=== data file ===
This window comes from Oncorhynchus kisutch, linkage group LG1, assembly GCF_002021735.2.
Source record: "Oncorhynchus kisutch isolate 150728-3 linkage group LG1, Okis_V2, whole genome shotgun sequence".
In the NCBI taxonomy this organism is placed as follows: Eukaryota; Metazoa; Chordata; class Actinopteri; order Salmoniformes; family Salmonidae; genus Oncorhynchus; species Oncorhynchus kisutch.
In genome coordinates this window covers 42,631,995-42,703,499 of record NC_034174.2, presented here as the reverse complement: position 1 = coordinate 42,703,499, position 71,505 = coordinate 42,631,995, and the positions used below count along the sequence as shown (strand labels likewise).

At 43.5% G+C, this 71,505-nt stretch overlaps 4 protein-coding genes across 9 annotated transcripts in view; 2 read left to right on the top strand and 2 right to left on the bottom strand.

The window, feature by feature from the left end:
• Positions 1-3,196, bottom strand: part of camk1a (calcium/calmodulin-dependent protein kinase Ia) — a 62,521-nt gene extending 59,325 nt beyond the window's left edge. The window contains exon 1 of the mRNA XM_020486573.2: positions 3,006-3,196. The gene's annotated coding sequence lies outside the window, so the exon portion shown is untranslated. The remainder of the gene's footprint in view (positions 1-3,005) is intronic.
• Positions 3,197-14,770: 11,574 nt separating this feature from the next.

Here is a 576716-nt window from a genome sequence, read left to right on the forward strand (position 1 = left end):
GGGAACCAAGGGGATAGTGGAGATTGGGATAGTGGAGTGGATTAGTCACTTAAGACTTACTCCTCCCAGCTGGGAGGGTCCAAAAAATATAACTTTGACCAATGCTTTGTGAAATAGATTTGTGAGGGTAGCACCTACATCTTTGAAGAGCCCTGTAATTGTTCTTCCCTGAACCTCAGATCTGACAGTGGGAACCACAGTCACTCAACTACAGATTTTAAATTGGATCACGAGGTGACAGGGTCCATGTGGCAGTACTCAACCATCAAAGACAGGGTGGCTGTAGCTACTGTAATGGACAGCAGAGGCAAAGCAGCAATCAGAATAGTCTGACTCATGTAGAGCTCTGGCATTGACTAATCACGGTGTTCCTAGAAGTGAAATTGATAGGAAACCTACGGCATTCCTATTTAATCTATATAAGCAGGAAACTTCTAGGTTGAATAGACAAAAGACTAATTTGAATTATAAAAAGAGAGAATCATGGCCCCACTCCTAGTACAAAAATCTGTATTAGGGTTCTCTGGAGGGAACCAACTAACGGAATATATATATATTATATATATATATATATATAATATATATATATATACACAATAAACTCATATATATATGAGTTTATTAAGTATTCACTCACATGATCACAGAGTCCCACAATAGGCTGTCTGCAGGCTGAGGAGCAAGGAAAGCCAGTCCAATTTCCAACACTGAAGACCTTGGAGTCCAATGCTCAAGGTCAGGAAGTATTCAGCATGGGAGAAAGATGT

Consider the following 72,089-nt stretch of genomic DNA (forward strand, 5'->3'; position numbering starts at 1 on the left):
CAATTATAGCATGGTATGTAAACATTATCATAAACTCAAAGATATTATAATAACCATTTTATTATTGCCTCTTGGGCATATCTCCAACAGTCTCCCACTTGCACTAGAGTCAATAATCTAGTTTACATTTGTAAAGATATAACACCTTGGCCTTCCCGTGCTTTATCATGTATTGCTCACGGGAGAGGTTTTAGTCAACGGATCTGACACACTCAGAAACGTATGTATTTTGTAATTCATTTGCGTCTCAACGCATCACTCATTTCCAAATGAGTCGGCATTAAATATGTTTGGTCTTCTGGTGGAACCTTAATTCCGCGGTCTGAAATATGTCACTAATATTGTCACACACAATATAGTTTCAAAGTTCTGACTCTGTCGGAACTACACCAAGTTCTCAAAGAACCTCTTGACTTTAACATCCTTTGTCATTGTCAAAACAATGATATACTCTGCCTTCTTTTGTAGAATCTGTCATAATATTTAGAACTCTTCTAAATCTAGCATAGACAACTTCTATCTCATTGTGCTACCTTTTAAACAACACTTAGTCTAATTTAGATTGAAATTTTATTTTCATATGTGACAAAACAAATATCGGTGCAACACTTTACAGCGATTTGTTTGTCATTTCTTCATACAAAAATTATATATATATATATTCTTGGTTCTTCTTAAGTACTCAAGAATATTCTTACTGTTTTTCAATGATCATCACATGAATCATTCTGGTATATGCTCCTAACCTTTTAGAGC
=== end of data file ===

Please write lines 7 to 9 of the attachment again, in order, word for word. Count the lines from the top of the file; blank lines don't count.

• Positions 1-3,196, bottom strand: part of camk1a (calcium/calmodulin-dependent protein kinase Ia) — a 62,521-nt gene extending 59,325 nt beyond the window's left edge. The window contains exon 1 of the mRNA XM_020486573.2: positions 3,006-3,196. The gene's annotated coding sequence lies outside the window, so the exon portion shown is untranslated. The remainder of the gene's footprint in view (positions 1-3,005) is intronic.
• Positions 3,197-14,770: 11,574 nt separating this feature from the next.

Here is a 576716-nt window from a genome sequence, read left to right on the forward strand (position 1 = left end):